- The Washington Times - Monday, January 23, 2012


The best football games are won, not lost. What it comes down to, basically, is whether you prefer the pounding of a bass drum — sort of like the sound of Rob Gronkowski’s feet hitting the ground — or the melancholy of a violin.

Sunday, in the NFL’s conference championship games, we heard from the string section. Gronkowski’s New England Patriots made off with the AFC title when the Baltimore Ravens’ Billy Cundiff missed a 32-yard field goal try in the closing seconds that would have forced overtime. Later on, the New York Giants escaped with the NFC crown thanks to the generosity of San Francisco 49ers punt returner Kyle Williams, whose two turnovers handed the Giants their last 10 points, the final three in OT.

Apologies to Cundiff and Williams — we all feel your pain — but nothing takes the edge off a couple of tense, ultra-competitive football games quite like the bleating of goats. And that’s pretty much what we were left with Sunday after six-plus hours of hostilities: the Patriots and Giants beep-beep-beep backing into the Super Bowl. Where’s the glory in that?

So there’s a lot of pressure on this Giants-Patriots Super Bowl. Nobody, after all, wants to see another game that’s lost instead of won. We’d much rather see a game like the first Giants-Patriots Super Bowl five years ago, when the Pats drove 80 yards in the closing minutes to take the lead, and the Giants drove 83 — with the help of David Tyree’s magic fingers — to rip the Lombardi Trophy (and a perfect 19-0 season) out of New England’s hands. That’s the kind of resolution these marquee matchups deserve — neat, clean and 100 percent goat-free.

Or to put it another way: The agony of defeat is vastly overrated. Give me the thrill of victory every time.

It’s fascinating — and totally unforeseen — what’s happened with the Giants and Patriots. Despite being in different conferences, they’ve actually become fierce rivals. All three of their meetings in recent years have been down-to-the-last-possession classics.

There was the 2007 regular-season finale, a 38-35 fireworks show that saw Tom Brady put New England ahead to stay with his record-breaking 50th touchdown pass of the year — a 65-yard heave to Randy Moss. (That same throw, come to think of it, gave Moss 23 TD catches, which set another season mark.) Anyway, we’re talking high drama here, what with the Patriots trying to match the unbeaten 1972 Miami Dolphins that year.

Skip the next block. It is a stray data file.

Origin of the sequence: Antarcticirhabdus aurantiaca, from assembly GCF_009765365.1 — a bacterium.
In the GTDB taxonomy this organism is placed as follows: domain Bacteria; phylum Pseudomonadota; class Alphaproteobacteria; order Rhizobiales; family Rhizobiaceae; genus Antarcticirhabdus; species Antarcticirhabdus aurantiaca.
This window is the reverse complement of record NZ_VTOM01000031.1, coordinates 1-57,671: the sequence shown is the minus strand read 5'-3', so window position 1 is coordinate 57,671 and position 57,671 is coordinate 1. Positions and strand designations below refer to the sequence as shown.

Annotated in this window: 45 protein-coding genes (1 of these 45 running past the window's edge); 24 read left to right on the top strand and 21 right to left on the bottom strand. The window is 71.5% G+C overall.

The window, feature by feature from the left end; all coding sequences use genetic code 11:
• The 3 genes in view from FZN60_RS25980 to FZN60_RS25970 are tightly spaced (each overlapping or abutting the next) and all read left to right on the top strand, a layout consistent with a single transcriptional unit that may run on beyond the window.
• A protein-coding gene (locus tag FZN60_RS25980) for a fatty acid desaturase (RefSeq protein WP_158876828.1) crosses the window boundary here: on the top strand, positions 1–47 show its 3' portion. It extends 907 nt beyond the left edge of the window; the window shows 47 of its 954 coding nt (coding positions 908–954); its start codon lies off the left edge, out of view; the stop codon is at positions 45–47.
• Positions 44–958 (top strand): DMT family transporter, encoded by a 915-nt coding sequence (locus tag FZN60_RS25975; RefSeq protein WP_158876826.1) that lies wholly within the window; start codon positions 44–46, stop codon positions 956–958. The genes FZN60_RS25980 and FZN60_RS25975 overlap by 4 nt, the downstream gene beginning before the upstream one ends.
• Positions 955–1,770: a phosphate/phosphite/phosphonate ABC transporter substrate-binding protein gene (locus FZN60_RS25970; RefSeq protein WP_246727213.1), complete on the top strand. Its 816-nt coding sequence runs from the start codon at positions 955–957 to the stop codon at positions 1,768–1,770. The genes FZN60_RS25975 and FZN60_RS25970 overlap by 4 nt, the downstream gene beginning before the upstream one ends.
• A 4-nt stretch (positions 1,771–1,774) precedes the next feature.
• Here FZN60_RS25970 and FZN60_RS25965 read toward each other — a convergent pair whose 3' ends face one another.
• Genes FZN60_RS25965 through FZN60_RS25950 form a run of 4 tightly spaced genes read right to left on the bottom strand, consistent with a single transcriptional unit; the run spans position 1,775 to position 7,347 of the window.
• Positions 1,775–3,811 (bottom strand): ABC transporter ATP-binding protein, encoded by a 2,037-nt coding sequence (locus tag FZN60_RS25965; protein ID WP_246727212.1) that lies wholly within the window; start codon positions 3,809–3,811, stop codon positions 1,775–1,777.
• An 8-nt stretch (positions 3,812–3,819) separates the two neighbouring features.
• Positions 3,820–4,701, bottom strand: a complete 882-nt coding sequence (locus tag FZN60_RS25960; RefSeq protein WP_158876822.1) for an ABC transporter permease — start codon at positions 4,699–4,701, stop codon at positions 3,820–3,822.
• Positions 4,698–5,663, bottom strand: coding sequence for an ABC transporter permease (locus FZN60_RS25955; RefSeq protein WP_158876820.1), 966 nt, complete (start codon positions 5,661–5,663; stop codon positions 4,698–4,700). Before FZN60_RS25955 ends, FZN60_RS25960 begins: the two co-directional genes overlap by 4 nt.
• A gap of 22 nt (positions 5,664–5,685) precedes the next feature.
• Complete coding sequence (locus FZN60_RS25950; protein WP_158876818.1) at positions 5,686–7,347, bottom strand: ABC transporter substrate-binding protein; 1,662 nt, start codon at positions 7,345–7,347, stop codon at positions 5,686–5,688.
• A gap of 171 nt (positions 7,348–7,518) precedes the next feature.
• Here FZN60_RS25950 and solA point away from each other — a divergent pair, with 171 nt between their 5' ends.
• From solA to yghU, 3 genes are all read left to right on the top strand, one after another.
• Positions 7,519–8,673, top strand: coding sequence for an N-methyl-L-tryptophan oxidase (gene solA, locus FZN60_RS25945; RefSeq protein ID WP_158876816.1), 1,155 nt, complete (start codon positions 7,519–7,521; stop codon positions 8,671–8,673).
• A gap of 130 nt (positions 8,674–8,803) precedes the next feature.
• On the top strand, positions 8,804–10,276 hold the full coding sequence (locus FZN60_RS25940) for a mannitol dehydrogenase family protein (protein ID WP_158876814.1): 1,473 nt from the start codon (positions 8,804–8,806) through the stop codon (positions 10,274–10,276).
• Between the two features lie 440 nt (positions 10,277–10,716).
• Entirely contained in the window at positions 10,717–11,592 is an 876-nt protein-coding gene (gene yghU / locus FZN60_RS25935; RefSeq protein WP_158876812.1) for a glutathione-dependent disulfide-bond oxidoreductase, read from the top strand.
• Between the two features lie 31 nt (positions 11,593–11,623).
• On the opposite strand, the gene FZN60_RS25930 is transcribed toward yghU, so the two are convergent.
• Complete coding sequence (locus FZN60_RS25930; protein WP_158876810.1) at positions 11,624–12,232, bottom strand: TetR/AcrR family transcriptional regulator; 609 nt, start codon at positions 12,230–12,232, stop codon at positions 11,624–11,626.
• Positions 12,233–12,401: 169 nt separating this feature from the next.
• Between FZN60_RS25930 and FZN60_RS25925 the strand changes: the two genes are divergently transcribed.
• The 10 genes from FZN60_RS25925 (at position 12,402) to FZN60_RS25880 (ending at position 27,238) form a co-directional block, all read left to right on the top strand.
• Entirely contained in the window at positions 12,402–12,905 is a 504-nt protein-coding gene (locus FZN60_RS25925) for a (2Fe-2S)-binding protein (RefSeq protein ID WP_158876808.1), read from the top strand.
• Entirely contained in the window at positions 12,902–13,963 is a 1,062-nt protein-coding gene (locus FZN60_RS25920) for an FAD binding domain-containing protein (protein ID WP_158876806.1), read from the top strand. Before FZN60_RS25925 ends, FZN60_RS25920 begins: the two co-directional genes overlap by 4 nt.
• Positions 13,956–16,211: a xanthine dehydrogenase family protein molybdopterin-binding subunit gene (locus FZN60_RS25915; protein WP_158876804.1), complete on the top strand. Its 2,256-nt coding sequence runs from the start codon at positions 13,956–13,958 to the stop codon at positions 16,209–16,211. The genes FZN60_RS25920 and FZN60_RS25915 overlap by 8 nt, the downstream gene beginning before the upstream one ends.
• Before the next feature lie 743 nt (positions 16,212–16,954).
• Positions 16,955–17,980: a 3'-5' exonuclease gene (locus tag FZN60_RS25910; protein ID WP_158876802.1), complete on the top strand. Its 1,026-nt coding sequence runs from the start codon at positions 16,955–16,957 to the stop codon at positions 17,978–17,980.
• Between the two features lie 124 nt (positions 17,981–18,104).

A month later, the two teams reconvened in the aforementioned Super Bowl — and the Giants pulled a 17-14 upset for the ages. And earlier this season, they beat the Pats at Gillette Stadium, 24-20, with Eli Manning leading them down the field again in the final minutes.

Now the two franchises are further entwined because they’re facing off in a second Super Bowl. That’s happened only a few other times — with the Dallas Cowboys and Pittsburgh Steelers in the ‘70s (1975 and ‘78 seasons), the 49ers and Cincinnati Bengals in the ‘80s (1981 and ‘88) and the Cowboys and Buffalo Bills in the ‘90s (1992 and ‘93). (Note: The Dolphins and Washington Redskins also squared off in two Super Bowls back in the day, but they were a decade apart — 1972 and ‘82.)

It’s entirely possible the Giants and Patriots will be thought of, by future generations, the way the Cowboys and Steelers of the ‘70s are thought of now. (Granted, the Giants and Pats probably don’t have as many Hall of Famers as those Dallas and Pittsburgh powerhouses did, but they’ve been the most successful clubs in their conferences since, well, the turn of the millennium. This is the Pats’ fifth Super Bowl appearance in the past dozen years, the Giants’ third. Nobody else in the NFC, it might surprise you to learn, has more than one.)

Then there are the two quarterbacks. This is where it gets really interesting. Brady has spent his entire career being measured against Peyton Manning — and competing against Manning’s Indianapolis Colts for AFC championships; yet here he is butting helmets, on pro football’s biggest stage, with Peyton’s younger brother. And amazingly, Eli has a better record against Brady (2-1) than his more celebrated sibling does (4-8).

For Brady, one Manning or another always seems to be standing in the way. It’s one of the juicier subplots in a Super Bowl rematch no one should mind in the least — except, of course, for Billy Cundiff, Kyle Williams and down-in-the-dumps Ravens and 49ers fans.

• Dan Daly can be reached at ddaly@washingtontimes.com.

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